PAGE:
The Lord’s Prayer: Reimagining God as Shared

D. J. Marotta
header for The Lord’s Prayer: Reimagining God as Shared

The opening invocation of the Lord’s Prayer seems a bit of a false start. The collective pronoun “our” immediately challenges what I think I know. I think I know who I am and who God is. I think I have a decent grasp of who the good guys and the bad guys are out there in the big scary world. And when it comes time to talk to God, I think I know what I need. However, the Lord’s Prayer tells me I am wrong on every point. Thankfully, in God’s kindness, He does not slap my folded hands or roll His eyes in annoyance. Rather, like a patient parent whose child has just burst into the kitchen demanding a snack, God smiles at me and gently says, “Let’s back up and try that again, shall we?”

This may be the best way to understand the tone of Jesus’ voice when His disciples ask Him to teach them to pray and He responds, “When you pray, say.” It was expected for first century rabbis to teach their disciples proper technique in prayer; and thus, the disciples’ request was not an unusual one. Of course, not much has changed in two thousand years. People continue to ask pastors, rabbis, shamans, and gurus for advice on prayer technique, and all too often, we vendors of spiritual goods and services are eager to dispense our wisdom of the mysteries of the universe. Two things are true here:

1. Books proposing to offer a brilliant, secret, new way of praying will always be top sellers.

2. Those same books will soon line the shelves of Goodwill thrift stores.

My offer to you, the reader, is not a new, hitherto undiscovered form of praying that will unlock the treasures of divine pleasure, as if God were a cellophane-wrapped candy bar whose sweetness you could enjoy if only you could just find that invisible edge of the plastic and start pulling. Rather, the audacious idea here is to offer something that is not new, but old, and not secret, but public. The Lord’s Prayer is very old and very well- known. Case in point, people who openly mock the church have the Lord’s Prayer memorized. Clearly it doesn’t work very well.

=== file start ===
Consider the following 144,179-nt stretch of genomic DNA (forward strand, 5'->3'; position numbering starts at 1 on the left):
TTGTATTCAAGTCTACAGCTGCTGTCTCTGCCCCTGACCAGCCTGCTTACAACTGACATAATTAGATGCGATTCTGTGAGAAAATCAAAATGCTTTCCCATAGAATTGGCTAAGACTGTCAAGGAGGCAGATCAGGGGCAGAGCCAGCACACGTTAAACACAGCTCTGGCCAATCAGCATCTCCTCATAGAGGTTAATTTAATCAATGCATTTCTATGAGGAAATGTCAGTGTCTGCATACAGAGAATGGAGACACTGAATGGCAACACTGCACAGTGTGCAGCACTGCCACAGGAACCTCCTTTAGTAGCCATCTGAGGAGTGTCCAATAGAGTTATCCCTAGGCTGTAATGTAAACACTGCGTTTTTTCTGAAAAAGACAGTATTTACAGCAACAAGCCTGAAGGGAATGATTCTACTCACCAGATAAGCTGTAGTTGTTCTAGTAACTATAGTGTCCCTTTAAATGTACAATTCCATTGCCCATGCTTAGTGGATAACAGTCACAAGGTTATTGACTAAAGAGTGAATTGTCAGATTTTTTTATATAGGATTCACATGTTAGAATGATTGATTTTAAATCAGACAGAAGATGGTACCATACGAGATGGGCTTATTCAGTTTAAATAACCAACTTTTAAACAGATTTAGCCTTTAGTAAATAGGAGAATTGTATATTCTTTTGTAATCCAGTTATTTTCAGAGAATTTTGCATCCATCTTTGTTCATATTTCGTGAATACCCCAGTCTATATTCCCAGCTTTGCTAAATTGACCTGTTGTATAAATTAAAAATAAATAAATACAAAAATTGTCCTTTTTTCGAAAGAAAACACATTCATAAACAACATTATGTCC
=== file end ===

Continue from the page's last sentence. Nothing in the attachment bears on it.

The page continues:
Or does it?

G. K. Chesterton wrote, “The Christian ideal has not been tried and found wanting, it has been found difficult, and left untried.” In the same way, I propose that the Lord’s Prayer has not been prayed and found ineffectual; it has been found unimpressive and left un-prayed.


This is one of those funny situations where you’re only lost if you’re paying attention. Our? Why the plural? Who is included in this “our”?

From the crack of the starting pistol, we have already gotten into trouble with this prayer. It’s like trying to follow directions that begin with, Step 1: Combine said ingredients. We think we must have missed a step and begin shuffling through stacks of papers looking for the lost front page. Most of us naturally fall into two camps: those who would like to address God as “My God” and those who feel more comfortable with a respectfully distanced “Mr. God, sir.”